19 LED flasher circuit using 555 IC

This project is a flashing led circuit powered by 555 timer IC.This
flasher circuit is composed of two versions, the simple led flasher 
that uses only two LED, and big flasher that consists 20  LEDs.

Simple LED Flasher circuit is powered from a 6V to 12V
battery and delivers a current of about 20mA to LED. The 
frequency of the flashing on both LED is controlled by 100K
potentiometer connected between the discharge and trigger pin
of 555 timer IC. The rate of flash ranges from 1blink per 2 
seconds up to 10 flashes per sec.
simple LED flasher schematic
Big LED flasher circuit is composed of 20 LEDs and uses transistors
as the driver and amplifier of the pulses generated by the 555 IC. The 
npn  general purpose type (9013, 2N222, etc), so is the pnp transistor
(9012, BC557, etc) If the supply voltage is 6V, R1and R2 =27 ohms 
while R1 and R2 = 200 ohms if supply voltage is 12V.

Big Led Flasher schematic
You can change the frequency of the flashes by changing the values
of resistors and capacitor using the 555 timer calculator.

If you planning to build up to 300 LED per group just replace the part of the schematic above with this. See diagram below. Power supply used is 12V.

Note: The type of LED can be of any color such as red, green, orange, yellow but not blue or white LED.
          Blue or white LED requires much higher forward voltage to light.


  1. But if I wat to use 300 leds in each group? Wich is the electronic scheme?

  2. I have added a modification above if you are planning to build the circuit using 300 LED per group.. just take note that the circuit above is good only for low power LED. If you are planning to use white , blue or any LED that requires much higher forward voltage, just post a comment and i will modify it for you..If you are not so sure with the type of LED you are using, just look for its specs on a datasheets. The important thing to know is its forward voltage and maximum current.. tnx

  3. Thankyou very much for your help with 300 leds corcuit. I I will have more questions I will let you know.

  4. Hi,
    Your circuit looks good, if i need to add about 150 led red and 150 led say green or white, what changes needs to be done also, can this circuit be powered by mains (no transformer)

    thanks in advance

  5. Hi,
    If you have 300 per group also is fine, (only specify what colour led i need to use)but only it should be 230v ac powered with necessary changes.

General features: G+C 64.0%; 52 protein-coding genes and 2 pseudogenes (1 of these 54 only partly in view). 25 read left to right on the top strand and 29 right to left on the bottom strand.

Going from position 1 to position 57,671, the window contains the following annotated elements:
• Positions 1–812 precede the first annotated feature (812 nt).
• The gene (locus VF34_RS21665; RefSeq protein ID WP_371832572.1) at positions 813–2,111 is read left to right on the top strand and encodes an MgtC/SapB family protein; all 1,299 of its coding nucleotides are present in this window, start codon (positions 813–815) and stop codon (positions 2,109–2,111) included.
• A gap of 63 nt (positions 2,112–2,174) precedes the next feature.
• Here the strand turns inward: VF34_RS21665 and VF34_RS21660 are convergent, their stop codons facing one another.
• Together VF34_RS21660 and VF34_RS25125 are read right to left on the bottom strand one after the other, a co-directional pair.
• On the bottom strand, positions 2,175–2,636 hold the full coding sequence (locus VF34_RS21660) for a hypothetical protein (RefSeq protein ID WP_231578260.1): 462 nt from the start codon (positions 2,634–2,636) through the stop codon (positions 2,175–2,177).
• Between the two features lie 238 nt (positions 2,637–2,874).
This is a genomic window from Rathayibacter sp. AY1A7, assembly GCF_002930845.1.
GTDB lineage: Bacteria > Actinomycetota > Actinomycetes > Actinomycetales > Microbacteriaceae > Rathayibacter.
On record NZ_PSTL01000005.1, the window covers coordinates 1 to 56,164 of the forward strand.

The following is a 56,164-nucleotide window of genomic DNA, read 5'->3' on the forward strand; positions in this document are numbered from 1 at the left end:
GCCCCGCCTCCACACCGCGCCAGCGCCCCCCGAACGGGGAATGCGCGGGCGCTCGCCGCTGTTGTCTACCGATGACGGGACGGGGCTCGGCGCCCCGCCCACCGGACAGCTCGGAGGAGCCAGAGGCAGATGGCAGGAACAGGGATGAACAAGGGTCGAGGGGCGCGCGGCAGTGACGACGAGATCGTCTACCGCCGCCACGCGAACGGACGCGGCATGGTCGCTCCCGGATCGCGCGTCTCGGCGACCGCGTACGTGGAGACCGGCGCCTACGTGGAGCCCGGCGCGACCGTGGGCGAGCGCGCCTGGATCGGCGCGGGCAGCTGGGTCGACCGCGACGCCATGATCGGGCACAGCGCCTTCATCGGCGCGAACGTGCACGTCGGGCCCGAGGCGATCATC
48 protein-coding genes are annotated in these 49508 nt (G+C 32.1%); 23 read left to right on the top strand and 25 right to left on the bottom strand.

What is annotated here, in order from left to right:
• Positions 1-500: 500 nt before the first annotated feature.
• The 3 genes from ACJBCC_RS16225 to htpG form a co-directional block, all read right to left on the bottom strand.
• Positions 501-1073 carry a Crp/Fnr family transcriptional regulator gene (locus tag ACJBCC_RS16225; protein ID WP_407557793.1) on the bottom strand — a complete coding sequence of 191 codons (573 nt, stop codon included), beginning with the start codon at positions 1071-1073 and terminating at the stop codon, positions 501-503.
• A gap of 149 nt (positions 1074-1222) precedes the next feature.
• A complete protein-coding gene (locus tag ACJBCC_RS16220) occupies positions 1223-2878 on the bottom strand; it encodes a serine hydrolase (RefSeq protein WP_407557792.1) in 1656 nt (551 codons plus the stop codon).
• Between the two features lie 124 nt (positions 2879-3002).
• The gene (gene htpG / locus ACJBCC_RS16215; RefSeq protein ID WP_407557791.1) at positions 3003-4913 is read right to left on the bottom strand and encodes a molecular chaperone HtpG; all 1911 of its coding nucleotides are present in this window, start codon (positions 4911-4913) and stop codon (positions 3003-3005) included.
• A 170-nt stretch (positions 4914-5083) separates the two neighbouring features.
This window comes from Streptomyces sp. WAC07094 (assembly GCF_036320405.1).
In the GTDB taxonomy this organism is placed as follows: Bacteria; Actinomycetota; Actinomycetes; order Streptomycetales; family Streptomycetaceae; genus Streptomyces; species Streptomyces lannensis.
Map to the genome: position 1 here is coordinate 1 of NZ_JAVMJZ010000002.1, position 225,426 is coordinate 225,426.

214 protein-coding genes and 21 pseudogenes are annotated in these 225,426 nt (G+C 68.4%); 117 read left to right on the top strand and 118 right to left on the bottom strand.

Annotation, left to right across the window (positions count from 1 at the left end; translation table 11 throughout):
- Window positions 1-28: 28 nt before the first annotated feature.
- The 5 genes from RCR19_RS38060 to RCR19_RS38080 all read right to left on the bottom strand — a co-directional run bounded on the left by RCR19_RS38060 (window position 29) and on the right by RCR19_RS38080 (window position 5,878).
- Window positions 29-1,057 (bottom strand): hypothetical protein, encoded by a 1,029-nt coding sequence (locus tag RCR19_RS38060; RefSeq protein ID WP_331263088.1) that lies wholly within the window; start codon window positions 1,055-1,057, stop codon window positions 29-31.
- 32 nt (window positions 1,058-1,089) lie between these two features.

thanks in advance

  6. HI,

    I made this circuit, but using all resistors at 220 ohms (only 220 ohms is available in the market), if the complete circuit is connected, then all the leds glow, but dont flash, if the red leds are disconnected (transistor 2n222) then the greens glow and flash, but the variable pot is unable to vary the flashes.

    Any advice.

  7. hi,
    Regarding to the value of resistance, it is a strict requirement that you follow the exact or nearest value to make the circuit works.You cant replace a 5k resistor directly with a 220 ohm resistor unless you series 23 pcs of 220 resistor to make an equivalent resistance of 5k.

  8. this is a very nice and helpful circuit design. i just have a question, im planning to make a light bar for my rescue vehicle. there will be two groups, 150 red and 150 blue. can you modify the circuit so it can accommodate low power and high power LEDs? im planning to use my vehicle power of 12v do i need a regulator circuit?

  9. nice circuit, the batry of 9v will be flat quickly or it will flash for ling time?

  10. It depends on the capacity of your battery. A new 9V battery will last for more than a day (around 27 hours) powering simple led flasher.
    Higher capacity batteries like 6V 4.5Ah can last around 20 days.



  13. Using 2N3055 (for TIP41) and MJE2955 (for Tip42) actually is best since these transistors provide more power and higher current rating. You can replace also the transistor with any transistor with the same or much higher capacity.

  14. The first circuit shown on here, the simple 2 LED one, has a short. When both LED's are connected according to that schematic, it will short the 2 LED's in series to the power supply blowing both LEDs. You need two different resistors on the output of the 555 and each going separately to each LED.

  15. Greenwich Coffee DudeMarch 30, 2012 at 5:22 AM

    How about a 556 flip-flop circuit were it switches between 10hz and 15hz every second? MOSFET switches to pass some higher current loads?

  16. DH-gm,
    I want to make five identical circuits like the one above but with 48 leds in a group for each circuit. Three of the circuits have 3.0-3.4V leds and the other two circuits have 2.0-2.4V leds. All of the leds run at 20mA. I only want one set of flashing leds per each of the five circuits. Im also running all of the five circuits in parallel to eachother on a 12V 2Amp DC power supply. Can the circuit above be modified to control my circuits? Heres a link to the exact 555 IC im using (http://www.taydaelectronics.com/datasheets/A-032.pdf. Also can I dim all of the leds by putting a potentiometer in the circuit that controls all five groups? If I can, where do I need to put it, and what value does it need to be?


  17. Does this two group flash at the same time or alternately? If alternately, how can I make i flash at the same time

  18. for the 300 LED, do you still need just 1 555 IC?

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